Temporomandibular Disorder (TMD): Signs, Symptoms, Treatment, and Self-Care

Woman rubbing her head in pain from TMJ disorder

If you frequently experience jaw pain, recurring headaches, or notice a clicking sound when you chew, it’s natural to wonder if you might be dealing with TMJ disorder. The TMJ is involved in a larger group of conditions known as TMD (Temporomandibular Disorder). TMD encompasses various conditions that affect the TMJ or Temporomandibular joint, the joint connecting your jawbone to your skull. These disorders can manifest in a range of symptoms.

In this post, we will tackle several frequently asked questions about TMJ disorder. Hopefully, we can address your question and help you get on the road to recovery and a better life. Let’s dive in.

What Are the Signs and Symptoms of TMJ Disorder (TMD)?

These are the most common signs and symptoms to be aware of when diagnosing TMJ disorder:

  • Jaw pain: The most prevalent symptom, characterized by discomfort in the jaw, ear, face, or neck.
  • Chewing pain: Sensations of pain experienced while chewing food or when opening the mouth wide.
  • Locking: Occurs when the jaw becomes partially stuck in an open or closed position.
  • Clicking or popping: Audible sounds that accompany the movement of the jaw, typically heard when opening or closing the mouth.
  • Headaches: Particularly those localized in the temples or the back of the head.
  • Earaches: Some individuals may experience earaches, especially noticeable during chewing or yawning.
  • Facial pain: Particularly in the muscles involved in chewing.
  • Dental problems: Tooth grinding or clenching, chipped teeth, unevenly worn enamel, misaligned teeth, bleeding gums.

If you are experiencing any of these symptoms, it is important to see a dentist like Dr. Postol or your doctor to get a diagnosis. There is no single test that can diagnose TMJ disorder and the symptoms can be similar to other conditions making it difficult to pinpoint the cause. However, Dr. Postol will be able to rule out other conditions and make sure that you have TMJ disorder.

Dr. Postol will do a physical exam of your jaw and face and ask you about your symptoms and medical history. In some cases, Dr. Postol may order imaging tests, such as X-rays or other digital scans, to rule out other conditions.

The Best Doctor To See for TMJ Pain: Dentist, Doctor, or Physical Therapist?

The best type of doctor to see for TMJ pain depends on the severity of your symptoms and the underlying cause of the joint disorder. However, in general, dentists are the most common type of doctor to see for TMJ pain. This is because dentists are specifically trained to diagnose and treat disorders of the jaw.

Dentists like Dr. Postol can diagnose the disorder by doing a physical exam of your jaw and face. Dr. Postol may also ask you about your symptoms and medical history. In some cases, he may order imaging tests, such as X-rays or MRI scans, to rule out other conditions. If Dr. Postol diagnoses you with TMJ disorder, he will work with you to develop a treatment plan.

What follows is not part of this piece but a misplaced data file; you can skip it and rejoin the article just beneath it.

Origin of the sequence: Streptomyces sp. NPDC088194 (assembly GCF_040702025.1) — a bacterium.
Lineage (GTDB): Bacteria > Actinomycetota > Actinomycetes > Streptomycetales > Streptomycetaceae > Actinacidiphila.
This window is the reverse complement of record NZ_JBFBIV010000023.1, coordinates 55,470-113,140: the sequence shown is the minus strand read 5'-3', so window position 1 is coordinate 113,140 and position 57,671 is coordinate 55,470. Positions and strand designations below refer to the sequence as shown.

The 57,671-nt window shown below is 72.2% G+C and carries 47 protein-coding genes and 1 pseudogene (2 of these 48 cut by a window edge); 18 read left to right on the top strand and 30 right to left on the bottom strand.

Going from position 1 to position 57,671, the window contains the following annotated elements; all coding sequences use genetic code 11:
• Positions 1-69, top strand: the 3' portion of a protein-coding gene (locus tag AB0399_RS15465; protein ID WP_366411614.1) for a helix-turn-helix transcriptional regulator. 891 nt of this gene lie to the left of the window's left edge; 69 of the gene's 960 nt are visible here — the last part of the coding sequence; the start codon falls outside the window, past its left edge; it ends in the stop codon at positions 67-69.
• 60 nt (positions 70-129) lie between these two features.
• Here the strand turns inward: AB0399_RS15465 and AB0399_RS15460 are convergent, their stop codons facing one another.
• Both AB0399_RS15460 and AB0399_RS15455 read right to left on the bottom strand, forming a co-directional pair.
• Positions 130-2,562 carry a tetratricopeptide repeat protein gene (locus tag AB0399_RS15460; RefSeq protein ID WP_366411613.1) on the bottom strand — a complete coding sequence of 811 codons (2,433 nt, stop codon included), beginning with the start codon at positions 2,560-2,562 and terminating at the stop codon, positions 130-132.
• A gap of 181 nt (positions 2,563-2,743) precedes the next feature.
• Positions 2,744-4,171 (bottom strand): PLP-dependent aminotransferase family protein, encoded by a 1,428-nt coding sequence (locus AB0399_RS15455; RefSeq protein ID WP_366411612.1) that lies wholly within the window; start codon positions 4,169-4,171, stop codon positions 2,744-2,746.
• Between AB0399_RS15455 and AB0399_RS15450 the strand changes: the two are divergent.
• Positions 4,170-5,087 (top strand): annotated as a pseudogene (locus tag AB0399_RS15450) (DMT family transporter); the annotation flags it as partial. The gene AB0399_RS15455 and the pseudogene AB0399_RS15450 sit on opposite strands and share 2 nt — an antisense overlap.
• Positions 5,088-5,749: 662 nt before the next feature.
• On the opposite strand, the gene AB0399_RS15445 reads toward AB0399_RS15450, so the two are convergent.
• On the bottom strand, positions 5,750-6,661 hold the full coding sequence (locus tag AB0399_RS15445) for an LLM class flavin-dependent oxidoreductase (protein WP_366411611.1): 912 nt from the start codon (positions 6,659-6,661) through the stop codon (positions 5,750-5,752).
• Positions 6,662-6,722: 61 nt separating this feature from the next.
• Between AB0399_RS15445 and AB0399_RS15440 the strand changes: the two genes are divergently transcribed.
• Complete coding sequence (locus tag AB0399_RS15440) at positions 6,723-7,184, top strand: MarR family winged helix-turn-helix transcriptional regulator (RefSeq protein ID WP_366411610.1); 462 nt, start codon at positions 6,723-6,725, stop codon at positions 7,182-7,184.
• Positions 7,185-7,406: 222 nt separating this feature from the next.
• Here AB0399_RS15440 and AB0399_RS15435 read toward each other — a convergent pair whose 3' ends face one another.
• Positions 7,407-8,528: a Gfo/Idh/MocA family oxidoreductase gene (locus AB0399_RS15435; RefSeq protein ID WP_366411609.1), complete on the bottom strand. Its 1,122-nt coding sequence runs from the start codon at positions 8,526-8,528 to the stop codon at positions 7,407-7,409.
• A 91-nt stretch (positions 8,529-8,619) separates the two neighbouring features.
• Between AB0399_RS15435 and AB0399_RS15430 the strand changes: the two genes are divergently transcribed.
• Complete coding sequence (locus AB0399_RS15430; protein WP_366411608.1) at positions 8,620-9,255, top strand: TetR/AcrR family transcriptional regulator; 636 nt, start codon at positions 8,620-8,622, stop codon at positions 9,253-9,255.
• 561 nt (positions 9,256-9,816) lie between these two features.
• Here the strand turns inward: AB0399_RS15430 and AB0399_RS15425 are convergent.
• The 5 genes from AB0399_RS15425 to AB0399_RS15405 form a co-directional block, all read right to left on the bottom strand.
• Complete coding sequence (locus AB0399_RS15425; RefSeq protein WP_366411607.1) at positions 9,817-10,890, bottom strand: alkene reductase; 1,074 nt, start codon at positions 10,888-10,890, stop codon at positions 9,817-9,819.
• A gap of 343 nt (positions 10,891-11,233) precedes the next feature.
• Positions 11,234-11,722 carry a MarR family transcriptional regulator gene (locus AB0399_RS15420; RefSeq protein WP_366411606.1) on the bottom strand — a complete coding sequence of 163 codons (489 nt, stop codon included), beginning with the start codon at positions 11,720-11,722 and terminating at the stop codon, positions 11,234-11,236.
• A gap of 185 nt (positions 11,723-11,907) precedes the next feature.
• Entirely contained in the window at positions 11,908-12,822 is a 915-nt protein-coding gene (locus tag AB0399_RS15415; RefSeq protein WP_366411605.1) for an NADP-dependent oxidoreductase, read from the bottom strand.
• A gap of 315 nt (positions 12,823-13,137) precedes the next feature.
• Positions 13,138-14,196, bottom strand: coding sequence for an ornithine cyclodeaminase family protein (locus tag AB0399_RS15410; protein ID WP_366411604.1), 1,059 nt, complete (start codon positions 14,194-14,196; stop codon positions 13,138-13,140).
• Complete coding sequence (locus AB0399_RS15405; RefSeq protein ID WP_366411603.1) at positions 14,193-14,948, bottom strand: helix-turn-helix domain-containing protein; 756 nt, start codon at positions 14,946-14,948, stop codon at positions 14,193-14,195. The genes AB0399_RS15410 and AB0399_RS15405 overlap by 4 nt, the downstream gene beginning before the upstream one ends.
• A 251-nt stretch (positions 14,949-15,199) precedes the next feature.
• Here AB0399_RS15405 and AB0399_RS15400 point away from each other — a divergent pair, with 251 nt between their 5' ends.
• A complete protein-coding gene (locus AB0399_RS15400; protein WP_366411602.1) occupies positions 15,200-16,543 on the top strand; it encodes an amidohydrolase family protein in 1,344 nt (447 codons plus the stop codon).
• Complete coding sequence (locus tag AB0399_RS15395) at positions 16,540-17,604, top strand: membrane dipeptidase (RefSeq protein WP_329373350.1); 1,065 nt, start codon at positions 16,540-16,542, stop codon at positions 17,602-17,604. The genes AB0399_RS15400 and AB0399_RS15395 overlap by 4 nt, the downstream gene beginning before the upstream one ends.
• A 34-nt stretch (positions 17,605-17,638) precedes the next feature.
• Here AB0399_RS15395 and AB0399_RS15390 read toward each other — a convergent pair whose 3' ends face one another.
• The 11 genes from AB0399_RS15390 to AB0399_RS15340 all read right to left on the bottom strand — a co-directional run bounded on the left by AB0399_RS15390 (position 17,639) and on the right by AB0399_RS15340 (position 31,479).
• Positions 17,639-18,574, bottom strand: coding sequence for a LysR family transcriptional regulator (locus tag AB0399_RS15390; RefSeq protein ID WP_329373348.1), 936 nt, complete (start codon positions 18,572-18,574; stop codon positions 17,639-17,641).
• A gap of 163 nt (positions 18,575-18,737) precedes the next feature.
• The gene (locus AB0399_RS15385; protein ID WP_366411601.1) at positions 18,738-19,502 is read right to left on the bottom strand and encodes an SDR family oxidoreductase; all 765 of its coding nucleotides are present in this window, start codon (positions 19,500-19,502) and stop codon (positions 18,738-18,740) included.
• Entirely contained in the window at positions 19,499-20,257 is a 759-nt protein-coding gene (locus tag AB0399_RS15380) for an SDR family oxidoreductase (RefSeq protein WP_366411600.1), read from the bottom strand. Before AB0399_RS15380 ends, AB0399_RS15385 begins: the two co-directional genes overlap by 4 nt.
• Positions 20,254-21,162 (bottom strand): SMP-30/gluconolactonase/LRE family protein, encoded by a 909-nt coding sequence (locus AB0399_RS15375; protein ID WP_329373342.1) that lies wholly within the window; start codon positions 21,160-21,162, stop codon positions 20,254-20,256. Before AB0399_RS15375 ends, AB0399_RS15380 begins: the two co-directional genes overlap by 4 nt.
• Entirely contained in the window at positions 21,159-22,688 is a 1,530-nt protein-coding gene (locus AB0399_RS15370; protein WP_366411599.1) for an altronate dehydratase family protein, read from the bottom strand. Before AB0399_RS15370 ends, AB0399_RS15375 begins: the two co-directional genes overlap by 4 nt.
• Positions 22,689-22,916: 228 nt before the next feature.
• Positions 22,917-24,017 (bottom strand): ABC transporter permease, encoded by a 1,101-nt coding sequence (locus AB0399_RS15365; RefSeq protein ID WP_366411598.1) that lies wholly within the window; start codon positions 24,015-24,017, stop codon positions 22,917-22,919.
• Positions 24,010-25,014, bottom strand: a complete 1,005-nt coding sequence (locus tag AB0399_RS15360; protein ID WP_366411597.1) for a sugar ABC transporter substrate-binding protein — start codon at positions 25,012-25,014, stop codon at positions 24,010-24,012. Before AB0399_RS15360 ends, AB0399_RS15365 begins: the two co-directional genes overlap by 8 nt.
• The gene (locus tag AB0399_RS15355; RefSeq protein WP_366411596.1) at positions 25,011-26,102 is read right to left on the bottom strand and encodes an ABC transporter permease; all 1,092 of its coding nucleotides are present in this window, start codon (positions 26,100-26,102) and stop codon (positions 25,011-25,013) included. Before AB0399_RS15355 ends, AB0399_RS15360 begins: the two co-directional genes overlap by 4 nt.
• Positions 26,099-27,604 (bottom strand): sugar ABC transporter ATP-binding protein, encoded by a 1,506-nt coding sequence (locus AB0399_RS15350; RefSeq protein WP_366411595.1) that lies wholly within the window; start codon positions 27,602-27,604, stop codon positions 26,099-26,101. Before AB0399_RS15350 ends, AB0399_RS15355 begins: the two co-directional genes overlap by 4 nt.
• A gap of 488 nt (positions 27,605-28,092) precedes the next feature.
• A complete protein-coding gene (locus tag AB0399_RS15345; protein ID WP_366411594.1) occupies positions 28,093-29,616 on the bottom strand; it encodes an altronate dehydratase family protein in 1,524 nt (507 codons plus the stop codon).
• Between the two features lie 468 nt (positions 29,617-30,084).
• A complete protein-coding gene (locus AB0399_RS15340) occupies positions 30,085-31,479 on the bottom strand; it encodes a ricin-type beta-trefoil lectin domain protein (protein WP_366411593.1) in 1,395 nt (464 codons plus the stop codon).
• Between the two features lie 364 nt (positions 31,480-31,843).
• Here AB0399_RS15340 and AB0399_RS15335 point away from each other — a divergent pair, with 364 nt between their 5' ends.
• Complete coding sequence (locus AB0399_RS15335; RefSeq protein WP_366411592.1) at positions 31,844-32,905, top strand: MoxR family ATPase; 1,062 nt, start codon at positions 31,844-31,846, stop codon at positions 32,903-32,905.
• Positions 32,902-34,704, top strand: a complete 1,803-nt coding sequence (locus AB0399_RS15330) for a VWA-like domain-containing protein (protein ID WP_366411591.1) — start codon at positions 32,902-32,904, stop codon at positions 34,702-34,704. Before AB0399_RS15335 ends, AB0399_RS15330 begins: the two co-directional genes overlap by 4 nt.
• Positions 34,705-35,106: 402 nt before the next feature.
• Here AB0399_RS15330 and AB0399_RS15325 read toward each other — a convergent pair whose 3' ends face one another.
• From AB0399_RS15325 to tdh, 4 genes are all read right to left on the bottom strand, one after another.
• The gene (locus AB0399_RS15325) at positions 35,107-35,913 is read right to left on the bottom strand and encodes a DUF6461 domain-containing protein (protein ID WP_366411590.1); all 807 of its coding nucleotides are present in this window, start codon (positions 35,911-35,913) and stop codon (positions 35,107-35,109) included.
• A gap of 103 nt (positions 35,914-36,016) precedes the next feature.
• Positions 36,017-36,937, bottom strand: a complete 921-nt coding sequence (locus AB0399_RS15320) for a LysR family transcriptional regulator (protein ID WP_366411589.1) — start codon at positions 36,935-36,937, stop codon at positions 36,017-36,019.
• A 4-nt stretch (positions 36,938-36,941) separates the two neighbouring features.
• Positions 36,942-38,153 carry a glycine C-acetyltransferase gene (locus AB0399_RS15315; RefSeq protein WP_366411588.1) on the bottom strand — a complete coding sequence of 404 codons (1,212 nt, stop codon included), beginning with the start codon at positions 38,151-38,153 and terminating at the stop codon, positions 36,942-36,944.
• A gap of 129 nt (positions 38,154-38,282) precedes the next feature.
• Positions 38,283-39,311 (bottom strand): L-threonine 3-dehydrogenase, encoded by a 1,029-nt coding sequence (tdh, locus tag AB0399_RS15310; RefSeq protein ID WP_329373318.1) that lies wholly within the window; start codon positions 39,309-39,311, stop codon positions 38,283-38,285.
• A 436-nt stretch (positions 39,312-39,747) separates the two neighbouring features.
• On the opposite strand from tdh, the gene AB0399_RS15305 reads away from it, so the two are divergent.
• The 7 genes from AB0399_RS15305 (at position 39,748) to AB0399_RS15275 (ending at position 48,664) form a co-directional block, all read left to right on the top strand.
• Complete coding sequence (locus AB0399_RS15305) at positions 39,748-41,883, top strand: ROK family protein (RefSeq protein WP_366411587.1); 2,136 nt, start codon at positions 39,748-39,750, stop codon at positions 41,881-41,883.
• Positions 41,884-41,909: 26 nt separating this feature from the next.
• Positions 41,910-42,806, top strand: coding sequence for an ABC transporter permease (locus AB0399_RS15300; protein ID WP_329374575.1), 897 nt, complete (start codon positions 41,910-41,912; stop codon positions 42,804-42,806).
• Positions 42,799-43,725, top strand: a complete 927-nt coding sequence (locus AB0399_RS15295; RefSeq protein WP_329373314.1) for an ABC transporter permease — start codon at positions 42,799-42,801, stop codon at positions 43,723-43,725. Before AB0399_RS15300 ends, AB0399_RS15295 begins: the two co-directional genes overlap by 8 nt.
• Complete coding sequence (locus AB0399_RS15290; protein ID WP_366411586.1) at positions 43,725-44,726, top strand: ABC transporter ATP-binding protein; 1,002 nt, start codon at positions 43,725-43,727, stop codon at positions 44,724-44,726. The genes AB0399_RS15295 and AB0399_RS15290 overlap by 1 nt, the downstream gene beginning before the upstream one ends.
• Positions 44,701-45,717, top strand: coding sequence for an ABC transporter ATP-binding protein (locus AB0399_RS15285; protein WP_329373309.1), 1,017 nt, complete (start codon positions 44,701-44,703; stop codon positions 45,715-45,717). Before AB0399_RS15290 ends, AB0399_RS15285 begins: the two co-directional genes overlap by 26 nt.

Is TMJ Permanent? Can It Be Cured?

The good news is that TMJ disorder can be cured permanently. In some cases, the symptoms can go away on their own. However, in more severe cases, the symptoms may be chronic and require ongoing treatment.

Surprisingly, a simple lifestyle change can sometimes be the key to conquering TMJ disorder. For example, stress is a common cause of strain on the jaw because it may cause you to unknowingly clench and grind your teeth. Reducing your stress can reduce or stop this habit and help relax your jaw and the TMJ symptoms.

With proper treatment, most people with TMJ disorder can find relief from their symptoms and improve their quality of life.

What Are the Long-Term Effects of TMJ Disorder?

In some cases, TMJ disorder can have long-term effects. These effects can vary depending on the severity of the disorder and the individual’s response to treatment. Some of the potential long-term effects include:

  • Pain: Can be chronic and may worsen over time. In some cases, the pain can become so severe that it interferes with daily activities such as eating, speaking, and sleeping.
  • Damage to teeth and gums: When the jaw is pained, it may cause an abnormal bite which can lead to damage including tooth wear, gum recession, chipped teeth, and even tooth loss.
  • Hearing problems: Ringing in the ears (tinnitus) and hearing loss due to inflammation around the Eustachian tubes.
  • Headaches: These headaches can be mild or severe and may be accompanied by other symptoms such as neck pain and facial pain.
  • Sleep problems: This is because the pain and discomfort associated with TMJ disorder can make it difficult to fall asleep and stay asleep.
  • Depression and anxiety: The chronic pain and discomfort associated with TMJ disorder can take a toll on a person’s emotional well-being.

TMJ disorder can be a frustrating and painful condition, but there are effective treatments available. With proper treatment, most people with the disorder can find relief from their symptoms and improve their quality of life.